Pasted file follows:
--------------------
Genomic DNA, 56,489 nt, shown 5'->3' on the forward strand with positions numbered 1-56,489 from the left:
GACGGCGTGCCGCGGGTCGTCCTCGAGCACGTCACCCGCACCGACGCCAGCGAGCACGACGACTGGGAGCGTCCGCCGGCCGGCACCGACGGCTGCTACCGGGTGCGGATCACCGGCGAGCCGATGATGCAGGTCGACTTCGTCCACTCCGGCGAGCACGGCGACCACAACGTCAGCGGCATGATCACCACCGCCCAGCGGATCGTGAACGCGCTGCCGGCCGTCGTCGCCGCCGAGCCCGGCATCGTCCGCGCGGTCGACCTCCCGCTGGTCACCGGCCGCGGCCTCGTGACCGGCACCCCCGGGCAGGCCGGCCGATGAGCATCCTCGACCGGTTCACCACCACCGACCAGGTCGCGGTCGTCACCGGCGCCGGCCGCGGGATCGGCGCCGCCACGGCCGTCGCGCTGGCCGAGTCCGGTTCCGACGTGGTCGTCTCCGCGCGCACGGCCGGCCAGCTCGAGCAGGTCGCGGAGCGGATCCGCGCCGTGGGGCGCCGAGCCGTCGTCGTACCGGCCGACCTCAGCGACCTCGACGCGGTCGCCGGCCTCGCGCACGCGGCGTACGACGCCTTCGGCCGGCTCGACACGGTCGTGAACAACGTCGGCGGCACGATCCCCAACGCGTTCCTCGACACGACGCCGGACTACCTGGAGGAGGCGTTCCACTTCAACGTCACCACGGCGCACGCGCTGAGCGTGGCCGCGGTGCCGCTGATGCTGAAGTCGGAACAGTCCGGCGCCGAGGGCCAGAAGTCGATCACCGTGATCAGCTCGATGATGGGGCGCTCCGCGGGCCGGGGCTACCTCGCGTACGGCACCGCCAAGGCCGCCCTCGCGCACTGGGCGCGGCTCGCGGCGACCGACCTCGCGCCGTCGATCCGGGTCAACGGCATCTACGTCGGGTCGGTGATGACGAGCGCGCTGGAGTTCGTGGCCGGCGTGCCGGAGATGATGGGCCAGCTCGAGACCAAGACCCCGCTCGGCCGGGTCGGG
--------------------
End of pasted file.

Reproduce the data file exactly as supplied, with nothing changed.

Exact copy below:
Genomic DNA, 56,489 nt, shown 5'->3' on the forward strand with positions numbered 1-56,489 from the left:
GACGGCGTGCCGCGGGTCGTCCTCGAGCACGTCACCCGCACCGACGCCAGCGAGCACGACGACTGGGAGCGTCCGCCGGCCGGCACCGACGGCTGCTACCGGGTGCGGATCACCGGCGAGCCGATGATGCAGGTCGACTTCGTCCACTCCGGCGAGCACGGCGACCACAACGTCAGCGGCATGATCACCACCGCCCAGCGGATCGTGAACGCGCTGCCGGCCGTCGTCGCCGCCGAGCCCGGCATCGTCCGCGCGGTCGACCTCCCGCTGGTCACCGGCCGCGGCCTCGTGACCGGCACCCCCGGGCAGGCCGGCCGATGAGCATCCTCGACCGGTTCACCACCACCGACCAGGTCGCGGTCGTCACCGGCGCCGGCCGCGGGATCGGCGCCGCCACGGCCGTCGCGCTGGCCGAGTCCGGTTCCGACGTGGTCGTCTCCGCGCGCACGGCCGGCCAGCTCGAGCAGGTCGCGGAGCGGATCCGCGCCGTGGGGCGCCGAGCCGTCGTCGTACCGGCCGACCTCAGCGACCTCGACGCGGTCGCCGGCCTCGCGCACGCGGCGTACGACGCCTTCGGCCGGCTCGACACGGTCGTGAACAACGTCGGCGGCACGATCCCCAACGCGTTCCTCGACACGACGCCGGACTACCTGGAGGAGGCGTTCCACTTCAACGTCACCACGGCGCACGCGCTGAGCGTGGCCGCGGTGCCGCTGATGCTGAAGTCGGAACAGTCCGGCGCCGAGGGCCAGAAGTCGATCACCGTGATCAGCTCGATGATGGGGCGCTCCGCGGGCCGGGGCTACCTCGCGTACGGCACCGCCAAGGCCGCCCTCGCGCACTGGGCGCGGCTCGCGGCGACCGACCTCGCGCCGTCGATCCGGGTCAACGGCATCTACGTCGGGTCGGTGATGACGAGCGCGCTGGAGTTCGTGGCCGGCGTGCCGGAGATGATGGGCCAGCTCGAGACCAAGACCCCGCTCGGCCGGGTCGGG